There are a huge number of self-publishing services available nowadays. I couldn’t possibly investigate and review all of them. What I can do is discuss some qualities to look for when choosing a self-publishing service. When you find a service you like, you may want to review this page by the Alliance of Independent Authors rating self-publishing services to see what they have to say about that service.

Your Goals

Before you can find the right self-publishing service, figure out what your goals are. Do you want to give your writing to family and friends? Do you want to sell it? Do you want it to be something you giveaway to your audience, possibly as a free ebook download or a Patreon reward or in some other way? Do you want an ebook, physical book, or both? Are you going to design the cover or have someone who will? If a physical book, do you want a hardcover (dust jacket?) or softcover book?

Ask questions and really understand what you hope to accomplish.

I wanted to sell my writing to the most people possible, but also have the option of giving it away.

Cost vs Reward

Think about what the service costs, what you can afford, and what is being promised for a certain price.

Keep in mind what your goals are. If a service is really cheap but won’t check all your boxes for what you hope to accomplish, it may not be a good fit. On the flip side, if it’s way outside your price range but has everything you could ever want, it’s also not a good fit. As a side note, if the promised quality doesn’t match up with the price point, do some more research.

When I chose BookBaby I knew it was higher than I had anticipated. I thought about what they were promising for that price and did research on them and other services before deciding. For what I paid I’m getting 25 copies of my poetry collection, an ebook available on all platforms from Amazon to Apple’s iBooks, print on demand, and distribution of my book to catalogs for major retailers, and Amazon. I also got a free book review, which I shared on my Published Work page.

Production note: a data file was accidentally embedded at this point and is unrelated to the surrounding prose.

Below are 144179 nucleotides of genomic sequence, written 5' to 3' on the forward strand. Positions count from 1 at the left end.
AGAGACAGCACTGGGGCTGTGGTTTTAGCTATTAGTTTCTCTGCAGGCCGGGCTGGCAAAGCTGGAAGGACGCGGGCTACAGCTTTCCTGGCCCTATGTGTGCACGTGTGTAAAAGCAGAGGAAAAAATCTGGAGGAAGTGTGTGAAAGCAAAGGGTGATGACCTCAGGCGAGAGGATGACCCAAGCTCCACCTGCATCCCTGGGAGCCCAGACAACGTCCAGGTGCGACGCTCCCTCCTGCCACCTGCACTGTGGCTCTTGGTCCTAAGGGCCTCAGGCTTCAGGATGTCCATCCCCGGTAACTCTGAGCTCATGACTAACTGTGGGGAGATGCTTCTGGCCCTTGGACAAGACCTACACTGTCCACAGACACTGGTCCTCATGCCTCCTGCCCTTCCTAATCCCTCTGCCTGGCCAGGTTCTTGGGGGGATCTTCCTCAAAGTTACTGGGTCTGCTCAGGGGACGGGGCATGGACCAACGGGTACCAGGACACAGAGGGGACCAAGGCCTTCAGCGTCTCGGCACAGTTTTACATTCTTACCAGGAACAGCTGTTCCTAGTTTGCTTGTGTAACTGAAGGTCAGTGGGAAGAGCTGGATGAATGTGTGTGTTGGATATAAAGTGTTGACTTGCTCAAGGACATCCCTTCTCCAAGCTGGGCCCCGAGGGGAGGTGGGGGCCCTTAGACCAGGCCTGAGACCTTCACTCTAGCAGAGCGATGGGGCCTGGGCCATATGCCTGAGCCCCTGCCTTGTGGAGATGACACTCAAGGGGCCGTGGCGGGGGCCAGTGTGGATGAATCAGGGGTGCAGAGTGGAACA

Ease of Use

You will also want a service that is uncomplicated and clear about the steps. Some services may have old or clunky software or process for uploading your writing and cover. There may be other advantages to a service that do make it a good choice even if the uploading process is harder or more time consuming.

The Finished Product

Find other authors who used the service(s) you’re looking at. What do they have to say about the service and their finished ebook or physical book? Is their review positive or negative? Why?

If they have a bad experience with the self-publishing process with a given service, see if that is common. If their negative review is with the end result, evaluate what they hoped to accomplish and if what they received aligns with your goals. Do the same for a good experience and a positive review of the end result.

While researching options, I found an article on Medium comparing the quality of four self-publishing services for printing 15 copies of a hard cover book. Marcin Wichary shows images of the books he received, discusses his goals and what he liked and disliked about all parts of each service. If you want physical books, definitely check out his article, even if you’re doing soft cover books. He shows the pages, the type quality, and the interfaces used.

 

These are the three main things to consider when choosing a self-publishing service, your goals, the cost vs reward, and the finished product. They all intersect, and the services that excell in all three areas are the services to choose from for your project.

Be sure to check out my Patreon. By becoming a patron you can get early access to blog posts, a free e-copy of Inside a Writer’s Head, or even a signed copy of the physical book!